Also, the interests of a non-debtor spouse in a property held as tenancy by the entirety receives protection in bankruptcy. (You'll want to consult with an attorney about your rights.) 11 U.S.C. § 522 (b)(3)(B).

If you rent your principal residence, you may exempt an amount of money for each rental period, not to exceed $2,500 per month. Mass. Ann. Laws ch. 235, § 34.

For more details about how the homestead exemption works in Massachusetts, see The Massachusetts Homestead Exemption.

Insurance Benefits

You may exempt up to $400 per week in disability insurance benefits.

The proceeds payable by health care provider self-insurance funds are 100% exempt.

Life insurance policies and annuity contracts to a spouse or dependent of the insured are 100% exempt. Mass. Ann. Laws ch. 175, § § 110A; 175-36B, 119A, 125, 126, 132C and 135; ch. 175, § 15. (In re Sloss, 279 B.R. 6 (Bankr. D. Mass 2002))

Motor Vehicles

You may exempt up to $7,500 in one motor vehicle used for personal transportation or to maintain employment. Mass. Ann. Laws ch. 235; § 34.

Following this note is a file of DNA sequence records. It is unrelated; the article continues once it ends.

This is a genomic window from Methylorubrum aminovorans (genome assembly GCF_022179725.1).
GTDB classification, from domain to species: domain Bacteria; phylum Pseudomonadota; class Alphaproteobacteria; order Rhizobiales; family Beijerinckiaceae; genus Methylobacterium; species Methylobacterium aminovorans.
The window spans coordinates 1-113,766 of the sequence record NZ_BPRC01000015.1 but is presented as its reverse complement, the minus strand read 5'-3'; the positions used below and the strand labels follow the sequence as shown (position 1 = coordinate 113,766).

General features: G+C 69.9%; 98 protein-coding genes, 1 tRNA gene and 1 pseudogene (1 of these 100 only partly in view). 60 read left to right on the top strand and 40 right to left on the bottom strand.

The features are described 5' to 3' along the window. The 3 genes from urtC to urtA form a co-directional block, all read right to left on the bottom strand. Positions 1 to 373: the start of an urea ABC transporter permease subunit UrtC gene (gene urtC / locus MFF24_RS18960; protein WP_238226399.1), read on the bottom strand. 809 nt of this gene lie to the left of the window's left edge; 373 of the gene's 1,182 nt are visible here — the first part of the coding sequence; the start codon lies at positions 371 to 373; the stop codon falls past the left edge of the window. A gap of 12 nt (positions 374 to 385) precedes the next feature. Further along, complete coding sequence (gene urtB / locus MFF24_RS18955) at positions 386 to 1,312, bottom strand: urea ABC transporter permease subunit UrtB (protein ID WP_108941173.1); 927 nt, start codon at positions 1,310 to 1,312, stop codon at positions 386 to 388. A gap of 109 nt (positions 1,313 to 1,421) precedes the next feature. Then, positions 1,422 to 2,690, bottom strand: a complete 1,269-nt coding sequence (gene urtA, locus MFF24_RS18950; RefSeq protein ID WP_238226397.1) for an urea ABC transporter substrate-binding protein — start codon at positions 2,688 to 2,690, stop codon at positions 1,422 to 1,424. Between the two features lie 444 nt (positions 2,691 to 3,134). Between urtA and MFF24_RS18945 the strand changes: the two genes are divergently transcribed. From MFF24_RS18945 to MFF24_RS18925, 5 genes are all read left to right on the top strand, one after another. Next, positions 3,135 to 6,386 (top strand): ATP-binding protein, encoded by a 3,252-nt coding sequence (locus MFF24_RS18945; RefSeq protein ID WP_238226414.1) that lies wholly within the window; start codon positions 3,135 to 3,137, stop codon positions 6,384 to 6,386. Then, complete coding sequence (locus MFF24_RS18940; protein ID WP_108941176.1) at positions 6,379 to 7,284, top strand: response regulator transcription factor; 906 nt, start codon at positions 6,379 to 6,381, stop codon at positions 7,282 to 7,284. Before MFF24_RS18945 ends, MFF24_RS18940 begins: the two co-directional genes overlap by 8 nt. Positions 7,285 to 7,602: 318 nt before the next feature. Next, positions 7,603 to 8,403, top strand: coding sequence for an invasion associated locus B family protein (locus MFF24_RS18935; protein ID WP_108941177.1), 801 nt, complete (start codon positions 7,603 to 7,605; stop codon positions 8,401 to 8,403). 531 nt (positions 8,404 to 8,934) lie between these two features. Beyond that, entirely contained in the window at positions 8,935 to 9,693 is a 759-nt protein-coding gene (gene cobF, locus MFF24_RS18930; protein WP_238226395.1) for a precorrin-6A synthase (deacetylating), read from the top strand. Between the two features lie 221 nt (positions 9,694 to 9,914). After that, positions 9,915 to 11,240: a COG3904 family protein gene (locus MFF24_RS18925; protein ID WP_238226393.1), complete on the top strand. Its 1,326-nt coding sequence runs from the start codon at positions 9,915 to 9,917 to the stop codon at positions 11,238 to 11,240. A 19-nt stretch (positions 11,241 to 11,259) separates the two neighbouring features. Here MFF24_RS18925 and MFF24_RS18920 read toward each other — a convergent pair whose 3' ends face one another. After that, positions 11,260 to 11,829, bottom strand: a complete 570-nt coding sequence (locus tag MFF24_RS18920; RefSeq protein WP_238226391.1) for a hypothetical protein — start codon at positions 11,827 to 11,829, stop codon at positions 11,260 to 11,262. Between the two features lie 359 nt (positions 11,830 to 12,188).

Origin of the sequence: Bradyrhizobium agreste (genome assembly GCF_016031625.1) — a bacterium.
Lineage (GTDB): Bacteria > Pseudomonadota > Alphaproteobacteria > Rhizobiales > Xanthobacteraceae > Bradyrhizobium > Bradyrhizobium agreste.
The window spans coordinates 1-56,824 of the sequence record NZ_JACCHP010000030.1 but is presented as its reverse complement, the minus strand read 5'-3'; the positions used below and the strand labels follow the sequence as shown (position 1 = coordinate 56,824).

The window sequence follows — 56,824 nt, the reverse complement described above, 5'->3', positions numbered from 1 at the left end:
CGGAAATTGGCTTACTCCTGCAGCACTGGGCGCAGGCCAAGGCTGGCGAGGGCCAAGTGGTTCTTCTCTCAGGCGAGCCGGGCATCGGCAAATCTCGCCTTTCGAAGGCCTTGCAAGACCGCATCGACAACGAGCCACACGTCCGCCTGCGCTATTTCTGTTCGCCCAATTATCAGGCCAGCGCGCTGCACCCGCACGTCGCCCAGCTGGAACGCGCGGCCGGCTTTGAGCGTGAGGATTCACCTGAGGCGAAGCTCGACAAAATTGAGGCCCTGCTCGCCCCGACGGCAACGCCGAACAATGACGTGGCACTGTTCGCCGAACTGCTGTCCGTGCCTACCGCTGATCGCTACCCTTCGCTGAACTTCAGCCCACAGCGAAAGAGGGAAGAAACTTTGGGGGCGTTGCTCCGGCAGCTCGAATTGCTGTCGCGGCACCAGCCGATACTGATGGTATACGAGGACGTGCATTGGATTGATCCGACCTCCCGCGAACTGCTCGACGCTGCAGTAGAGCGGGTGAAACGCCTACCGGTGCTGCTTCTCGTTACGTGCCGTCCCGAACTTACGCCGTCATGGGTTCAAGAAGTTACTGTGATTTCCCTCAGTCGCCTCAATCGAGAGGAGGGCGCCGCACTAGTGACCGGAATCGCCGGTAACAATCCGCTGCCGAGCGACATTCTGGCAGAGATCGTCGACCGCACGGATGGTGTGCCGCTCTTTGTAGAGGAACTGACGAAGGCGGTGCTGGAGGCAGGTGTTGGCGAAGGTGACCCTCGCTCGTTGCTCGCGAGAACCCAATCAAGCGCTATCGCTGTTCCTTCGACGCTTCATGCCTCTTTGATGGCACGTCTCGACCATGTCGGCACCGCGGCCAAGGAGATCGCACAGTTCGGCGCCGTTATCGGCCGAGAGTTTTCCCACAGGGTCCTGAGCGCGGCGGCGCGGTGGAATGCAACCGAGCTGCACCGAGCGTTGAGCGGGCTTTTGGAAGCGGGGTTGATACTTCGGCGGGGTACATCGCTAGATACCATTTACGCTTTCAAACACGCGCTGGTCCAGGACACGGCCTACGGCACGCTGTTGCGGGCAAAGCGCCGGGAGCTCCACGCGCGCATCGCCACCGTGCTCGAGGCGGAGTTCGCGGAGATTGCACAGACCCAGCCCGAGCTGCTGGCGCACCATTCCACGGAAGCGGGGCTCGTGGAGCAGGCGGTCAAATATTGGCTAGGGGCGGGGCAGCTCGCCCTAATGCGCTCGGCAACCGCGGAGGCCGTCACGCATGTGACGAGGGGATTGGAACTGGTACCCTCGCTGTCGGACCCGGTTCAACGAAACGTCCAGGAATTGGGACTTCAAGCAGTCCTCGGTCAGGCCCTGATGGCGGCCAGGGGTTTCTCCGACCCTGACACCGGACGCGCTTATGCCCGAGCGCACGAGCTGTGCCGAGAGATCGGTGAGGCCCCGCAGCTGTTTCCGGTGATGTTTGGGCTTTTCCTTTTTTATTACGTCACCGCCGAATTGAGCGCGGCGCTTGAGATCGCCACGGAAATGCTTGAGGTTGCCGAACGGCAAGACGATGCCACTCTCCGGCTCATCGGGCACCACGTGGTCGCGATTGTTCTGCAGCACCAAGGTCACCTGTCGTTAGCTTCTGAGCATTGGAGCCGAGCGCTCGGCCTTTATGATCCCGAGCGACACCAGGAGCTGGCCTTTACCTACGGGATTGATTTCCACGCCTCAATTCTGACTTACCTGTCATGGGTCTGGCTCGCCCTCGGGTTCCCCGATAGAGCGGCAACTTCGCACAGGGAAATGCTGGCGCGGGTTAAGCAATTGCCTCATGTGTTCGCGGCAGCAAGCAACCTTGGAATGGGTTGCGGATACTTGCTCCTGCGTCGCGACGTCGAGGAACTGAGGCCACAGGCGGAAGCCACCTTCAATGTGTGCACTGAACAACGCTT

If the motor vehicle is owned or substantially used by a handicapped person or a person over the age of 60, you may exempt up to $15,000 in the vehicle.

To learn more about the Massachusetts Motor Vehicle exemption, visit The Massachusetts Motor Vehicle Exemption in Bankruptcy.

Partnership Property

Massachusetts has adopted the provision of the Uniform Partnership Act that exempts a partner’s interest in specific partnership property. Mass. Ann. Laws ch. 235, § 34.

Pension and Retirement Benefits

You may exempt pension and retirement benefits except for such benefits that remain subject to claims under support orders. Mass. Ann. Laws ch. 32, § 19; ch. 168, § § 41 and 44; ch. 170, § 35; ch. 171, § 84; and ch. 246, § 28.

Personal Property

You may exempt the following personal property:

  • necessary clothing and beds for a debtor and his or her family
  • $15,000 in additional necessary household furniture
  • $1,225 in jewelry
  • one heating unit
  • $500 per month for utilities
  • $500 in books